Published: 05 June 2020
Measures to reduce the clinical need for dental amalgam. An evidence review
International binding agreements oblige signatories, including Ireland, to reduce their use of mercury to protect the environment. In response, the Irish Government need to phase out the use of dental amalgam by 2030. The aim of this evidence review was to examine factors relevant to phasing out amalgam and consider alternative replacement strategies for treating dental caries.
We examined evidence where a) exemptions existed to allow the use of dental amalgam and b) measures taken to phase out amalgam. We also drew on 101 systematic reviews to identify alternative interventions to amalgam and their effectiveness.
We found that exemptions to permit the continued use of amalgam only applied when treating permanent tooth restoration. Measures to phase out dental amalgam ranged from raising public awareness of the risk to the environment to realigning dental insurance policies to prioritise alternatives to amalgam.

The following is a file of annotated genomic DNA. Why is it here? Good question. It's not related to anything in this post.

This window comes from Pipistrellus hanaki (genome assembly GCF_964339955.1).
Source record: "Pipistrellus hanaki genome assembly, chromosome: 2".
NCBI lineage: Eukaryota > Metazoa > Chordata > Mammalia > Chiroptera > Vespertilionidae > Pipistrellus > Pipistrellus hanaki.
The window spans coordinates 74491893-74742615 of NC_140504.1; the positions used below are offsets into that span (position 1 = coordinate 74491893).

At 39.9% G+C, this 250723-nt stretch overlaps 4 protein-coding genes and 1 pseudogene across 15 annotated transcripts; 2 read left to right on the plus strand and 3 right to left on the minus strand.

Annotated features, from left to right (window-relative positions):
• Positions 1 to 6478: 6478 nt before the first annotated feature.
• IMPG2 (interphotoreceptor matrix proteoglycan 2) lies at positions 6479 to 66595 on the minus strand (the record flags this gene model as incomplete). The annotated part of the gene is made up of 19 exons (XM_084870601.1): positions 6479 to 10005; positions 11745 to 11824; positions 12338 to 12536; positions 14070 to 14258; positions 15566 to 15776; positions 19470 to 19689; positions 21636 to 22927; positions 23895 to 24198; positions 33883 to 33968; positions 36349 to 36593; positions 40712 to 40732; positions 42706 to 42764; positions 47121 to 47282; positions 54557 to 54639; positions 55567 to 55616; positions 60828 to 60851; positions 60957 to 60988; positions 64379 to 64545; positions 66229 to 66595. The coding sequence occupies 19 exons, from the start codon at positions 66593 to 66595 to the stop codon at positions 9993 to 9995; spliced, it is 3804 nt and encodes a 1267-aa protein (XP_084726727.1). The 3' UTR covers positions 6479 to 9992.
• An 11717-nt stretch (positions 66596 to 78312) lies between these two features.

There is adequate evidence that a) fluoride technologies and resin-based sealants are effective in preventing dental caries and b) silver diamine fluoride, sealants combined with fluoride and microinvasive strategies are effective in early treatment of caries. Glass-ionomer cements are equal to other restorative materials for restorations in primary teeth. Composite resin formulations are considered the next best restoration alternative to amalgam